The name of the Huobi cryptocurrency exchange often appears on the darknet markets, where unknown hackers sell data that may belong to the company’s customers.

Recently this month, the CEO of the Binance exchange was required to
300 BTC for non-proliferation of documents “related to the personal data of users” of the platform, which were allegedly stolen. Other trading platforms also face similar problems.

The minimum cost of personal data of one Huobi user starts from 30 cents. For this amount, you can get phone numbers and text messages that are sent during the withdrawal of funds.

One of the sellers claims that the phone numbers are “absolutely real” and can be used if their owners come into contact with potential attackers.

“The ratio of the number of users who will use their phone numbers to the total number of data sold allows you to organize a pyramid scheme,” the seller claims.

In addition to Huobi, less well-known exchanges such as BIKI, Hetbi and ZDCoin also appear on the darknet.

Huobi marketing director Ross Zhang commented on this news, saying that the data provided in at least one such ad does not belong to users of the exchange. The management of the exchange compared the distributed information with its own database and concluded that only ” a very small proportion of phone numbers correlate with Huobi accounts.”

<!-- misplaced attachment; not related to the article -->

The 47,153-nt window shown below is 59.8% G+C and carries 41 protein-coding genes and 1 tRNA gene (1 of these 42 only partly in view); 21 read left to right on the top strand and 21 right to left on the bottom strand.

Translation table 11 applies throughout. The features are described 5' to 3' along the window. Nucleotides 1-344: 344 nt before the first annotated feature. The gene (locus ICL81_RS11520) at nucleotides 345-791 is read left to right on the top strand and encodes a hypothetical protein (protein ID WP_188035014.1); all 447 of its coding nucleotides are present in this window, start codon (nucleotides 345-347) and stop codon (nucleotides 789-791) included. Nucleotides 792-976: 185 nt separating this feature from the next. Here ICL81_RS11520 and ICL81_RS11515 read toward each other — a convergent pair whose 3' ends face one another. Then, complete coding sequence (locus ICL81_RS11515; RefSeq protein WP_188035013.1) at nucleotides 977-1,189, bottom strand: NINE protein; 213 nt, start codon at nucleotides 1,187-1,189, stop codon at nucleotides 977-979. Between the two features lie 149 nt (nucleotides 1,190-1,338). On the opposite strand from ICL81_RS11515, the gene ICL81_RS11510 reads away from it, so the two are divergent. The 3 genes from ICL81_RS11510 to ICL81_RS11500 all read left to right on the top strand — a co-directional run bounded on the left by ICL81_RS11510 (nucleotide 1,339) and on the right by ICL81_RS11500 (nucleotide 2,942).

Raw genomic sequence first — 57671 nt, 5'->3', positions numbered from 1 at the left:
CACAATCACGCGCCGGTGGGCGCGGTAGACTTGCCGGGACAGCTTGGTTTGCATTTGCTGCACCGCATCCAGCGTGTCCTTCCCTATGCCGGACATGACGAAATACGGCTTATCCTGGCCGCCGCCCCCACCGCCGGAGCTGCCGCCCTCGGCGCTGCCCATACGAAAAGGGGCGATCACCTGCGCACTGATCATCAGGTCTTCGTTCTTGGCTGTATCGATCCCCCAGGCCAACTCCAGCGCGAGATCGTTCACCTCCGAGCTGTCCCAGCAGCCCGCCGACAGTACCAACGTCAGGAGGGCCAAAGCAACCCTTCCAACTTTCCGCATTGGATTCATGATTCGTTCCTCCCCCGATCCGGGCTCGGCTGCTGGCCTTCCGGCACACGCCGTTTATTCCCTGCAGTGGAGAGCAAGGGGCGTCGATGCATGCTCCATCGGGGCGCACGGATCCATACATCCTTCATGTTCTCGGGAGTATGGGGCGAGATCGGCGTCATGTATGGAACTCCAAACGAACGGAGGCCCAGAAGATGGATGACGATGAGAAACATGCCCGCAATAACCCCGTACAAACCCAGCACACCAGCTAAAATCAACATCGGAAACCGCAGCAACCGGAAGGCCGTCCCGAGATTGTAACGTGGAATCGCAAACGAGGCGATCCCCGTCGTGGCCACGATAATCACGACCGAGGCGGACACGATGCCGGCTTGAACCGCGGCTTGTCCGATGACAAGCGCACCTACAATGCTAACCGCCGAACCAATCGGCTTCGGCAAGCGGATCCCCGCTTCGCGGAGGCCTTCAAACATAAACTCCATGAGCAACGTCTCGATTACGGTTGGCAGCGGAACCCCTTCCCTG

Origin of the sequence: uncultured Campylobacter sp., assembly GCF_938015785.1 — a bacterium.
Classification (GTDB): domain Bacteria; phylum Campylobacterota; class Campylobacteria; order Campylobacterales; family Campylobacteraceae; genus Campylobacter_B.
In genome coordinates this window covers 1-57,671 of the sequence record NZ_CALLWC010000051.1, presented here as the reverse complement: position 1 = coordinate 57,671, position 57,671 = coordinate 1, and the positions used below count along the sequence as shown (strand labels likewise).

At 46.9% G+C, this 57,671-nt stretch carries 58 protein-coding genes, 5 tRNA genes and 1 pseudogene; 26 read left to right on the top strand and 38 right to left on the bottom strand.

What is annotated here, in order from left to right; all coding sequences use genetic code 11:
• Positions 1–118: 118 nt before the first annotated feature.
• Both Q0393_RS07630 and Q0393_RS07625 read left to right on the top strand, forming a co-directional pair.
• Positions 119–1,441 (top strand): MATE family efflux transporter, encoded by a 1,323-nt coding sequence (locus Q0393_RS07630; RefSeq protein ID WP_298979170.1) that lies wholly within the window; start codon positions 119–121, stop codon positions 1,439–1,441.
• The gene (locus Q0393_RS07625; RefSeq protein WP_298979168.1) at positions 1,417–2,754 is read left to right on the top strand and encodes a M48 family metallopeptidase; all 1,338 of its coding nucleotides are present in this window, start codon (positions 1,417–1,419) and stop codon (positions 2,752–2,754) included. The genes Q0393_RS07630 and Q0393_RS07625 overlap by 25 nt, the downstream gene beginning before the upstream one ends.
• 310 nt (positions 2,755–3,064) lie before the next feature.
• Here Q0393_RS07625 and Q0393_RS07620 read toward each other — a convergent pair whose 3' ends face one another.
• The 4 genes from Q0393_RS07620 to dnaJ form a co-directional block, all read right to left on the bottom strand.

“It seems to us that the attacker is simply using the name of a popular exchange to attract attention,” said Jean.

The phone numbers allegedly associated with Huobi users could have been obtained in different ways, other than by directly hacking the exchange’s database. For example, the service of a third-party messaging solution provider could have been hacked, which explains the presence of confirmation codes for Huobi accounts in the distributed information.

“We understand that the database leak from a major exchange has given rise to new concerns, but this is not the case,” the Huobi representative added